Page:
Family net's real-life series hosted by country star
MIAMI — Soon-to-launch family net Pax TV has secured country music star Billy Dean to host “It’s a Miracle,” a one-hour weekly series about real-life miraculous occurrences.
The Paxson Communications-backed broadcaster has also announced a special edition of “Great Day America,” its daily one-hour infotainment show, to kick off Pax TV’s noon launch on Aug. 31.
Dean, a Grammy nominee and multiple American Country Music Awards winner, will host “Miracle’s” Sept. 6 preem just five days after Capitol Records releases his next album, “Real Man.”
To show Sundays at 9 p.m., “Miracle” will tape before a studio audience and include interviews, discussions and videotaped re-enactments of medical miracles, answered prayers, remarkable coincidences, etc.
“This show is about the power of faith and the assistance we sometimes receive from a source greater than ourselves,” said Albert Nader, CEO of Questar Entertainment, which will produce “Miracle” in L.A.
“Miracle” is one of several spiritually themed shows on the Pax TV slate, which includes the off-network hit “Touched by an Angel” and the 1980s series “Highway to Heaven,” with Michael Landon.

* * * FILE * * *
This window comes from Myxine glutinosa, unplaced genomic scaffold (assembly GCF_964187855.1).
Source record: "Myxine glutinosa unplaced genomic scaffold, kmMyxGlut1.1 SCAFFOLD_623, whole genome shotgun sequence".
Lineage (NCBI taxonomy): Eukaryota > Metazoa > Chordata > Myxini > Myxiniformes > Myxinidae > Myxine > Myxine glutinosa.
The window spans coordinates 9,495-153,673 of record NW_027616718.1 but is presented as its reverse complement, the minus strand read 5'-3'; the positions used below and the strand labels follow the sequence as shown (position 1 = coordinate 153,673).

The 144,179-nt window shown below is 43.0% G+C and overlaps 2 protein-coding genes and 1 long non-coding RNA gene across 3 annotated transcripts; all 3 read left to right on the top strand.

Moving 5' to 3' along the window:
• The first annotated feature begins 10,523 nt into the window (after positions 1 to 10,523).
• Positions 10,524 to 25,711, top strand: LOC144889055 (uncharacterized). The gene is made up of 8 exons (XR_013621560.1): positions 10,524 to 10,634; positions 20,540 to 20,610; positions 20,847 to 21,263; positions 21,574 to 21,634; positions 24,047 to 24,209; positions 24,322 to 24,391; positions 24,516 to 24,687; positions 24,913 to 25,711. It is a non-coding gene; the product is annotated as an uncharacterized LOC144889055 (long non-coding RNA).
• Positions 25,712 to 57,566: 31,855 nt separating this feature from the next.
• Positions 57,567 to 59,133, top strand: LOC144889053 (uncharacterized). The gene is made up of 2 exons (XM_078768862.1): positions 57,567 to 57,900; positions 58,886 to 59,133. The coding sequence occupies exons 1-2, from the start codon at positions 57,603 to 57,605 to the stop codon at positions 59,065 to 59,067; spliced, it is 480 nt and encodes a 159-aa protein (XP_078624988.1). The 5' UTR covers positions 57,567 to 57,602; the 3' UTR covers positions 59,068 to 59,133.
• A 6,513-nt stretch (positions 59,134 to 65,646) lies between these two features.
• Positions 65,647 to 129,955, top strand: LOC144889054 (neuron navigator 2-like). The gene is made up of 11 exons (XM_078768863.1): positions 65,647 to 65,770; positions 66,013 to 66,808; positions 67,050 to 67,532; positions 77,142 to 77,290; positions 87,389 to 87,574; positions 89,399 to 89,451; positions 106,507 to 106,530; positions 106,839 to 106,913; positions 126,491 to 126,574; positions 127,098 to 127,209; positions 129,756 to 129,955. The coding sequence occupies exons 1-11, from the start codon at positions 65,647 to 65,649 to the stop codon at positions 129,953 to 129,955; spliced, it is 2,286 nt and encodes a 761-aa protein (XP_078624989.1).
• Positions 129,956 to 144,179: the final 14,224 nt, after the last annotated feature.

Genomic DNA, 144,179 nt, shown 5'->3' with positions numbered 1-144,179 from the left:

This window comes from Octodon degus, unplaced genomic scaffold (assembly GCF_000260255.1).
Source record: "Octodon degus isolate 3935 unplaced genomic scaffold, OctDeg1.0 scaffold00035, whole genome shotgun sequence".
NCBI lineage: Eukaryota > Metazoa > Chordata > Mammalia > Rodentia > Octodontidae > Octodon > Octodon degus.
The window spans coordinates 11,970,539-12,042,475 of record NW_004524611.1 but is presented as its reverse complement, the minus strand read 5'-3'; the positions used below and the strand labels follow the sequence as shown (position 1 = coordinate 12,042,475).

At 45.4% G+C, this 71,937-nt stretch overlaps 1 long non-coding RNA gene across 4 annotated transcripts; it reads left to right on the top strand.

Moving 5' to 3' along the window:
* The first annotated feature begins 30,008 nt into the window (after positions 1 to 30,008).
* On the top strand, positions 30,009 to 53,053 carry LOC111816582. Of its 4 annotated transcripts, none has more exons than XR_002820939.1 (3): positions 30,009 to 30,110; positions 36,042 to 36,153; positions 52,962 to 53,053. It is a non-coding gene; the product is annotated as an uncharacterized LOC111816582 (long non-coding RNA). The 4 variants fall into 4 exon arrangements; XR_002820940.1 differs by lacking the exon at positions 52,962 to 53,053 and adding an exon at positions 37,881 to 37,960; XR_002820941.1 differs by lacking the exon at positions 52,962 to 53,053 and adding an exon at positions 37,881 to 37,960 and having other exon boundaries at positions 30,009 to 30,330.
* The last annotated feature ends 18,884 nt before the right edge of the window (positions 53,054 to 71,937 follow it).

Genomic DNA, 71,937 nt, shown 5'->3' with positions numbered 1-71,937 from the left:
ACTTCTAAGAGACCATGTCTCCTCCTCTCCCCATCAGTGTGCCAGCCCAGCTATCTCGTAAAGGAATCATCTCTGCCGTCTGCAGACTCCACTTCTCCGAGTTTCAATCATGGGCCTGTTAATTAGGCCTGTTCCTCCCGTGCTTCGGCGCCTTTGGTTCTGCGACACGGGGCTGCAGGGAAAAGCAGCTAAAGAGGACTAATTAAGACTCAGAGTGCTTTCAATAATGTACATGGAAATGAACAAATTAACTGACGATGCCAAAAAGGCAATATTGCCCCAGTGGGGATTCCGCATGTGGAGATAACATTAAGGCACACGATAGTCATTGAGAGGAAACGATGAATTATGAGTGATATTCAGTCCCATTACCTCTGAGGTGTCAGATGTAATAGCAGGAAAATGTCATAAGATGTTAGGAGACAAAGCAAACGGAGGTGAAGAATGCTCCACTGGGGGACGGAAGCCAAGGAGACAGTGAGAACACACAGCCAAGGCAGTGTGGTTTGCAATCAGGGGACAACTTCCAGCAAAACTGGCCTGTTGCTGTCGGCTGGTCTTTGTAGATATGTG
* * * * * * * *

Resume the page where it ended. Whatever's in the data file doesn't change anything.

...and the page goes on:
Alternative to news
Curtain-raiser “Great Day,” meanwhile, will also show in a regular 5 p.m. slot, where Pax TV execs seek to counterprogram early evening network news.
A news-you-can-use format along the lines of the last hour of NBC’s “Today” show, “Great Day” will be hosted by Michael Young (ex-“CNBC Live”) and Susan Crenshaw (Discovery’s “Start to Finish”).
Show will be produced by Young’s Alton Entertainment at the Universal Studios Hollywood theme park, using a converted restaurant that affords a “Today”-style window onto crowds outside.
Young told Daily Variety that the show anticipates a primarily female audience and will program recurring segs — on parent-ing, family finances, travel, etc. — on specific days of the week, with ample follow-up info on its Web site.
“PaxNet’s bold stroke was to say that this will work later in the day. They feel people will get their hard news from other sources, so we don’t need to recreate more broadcast news,” Young said.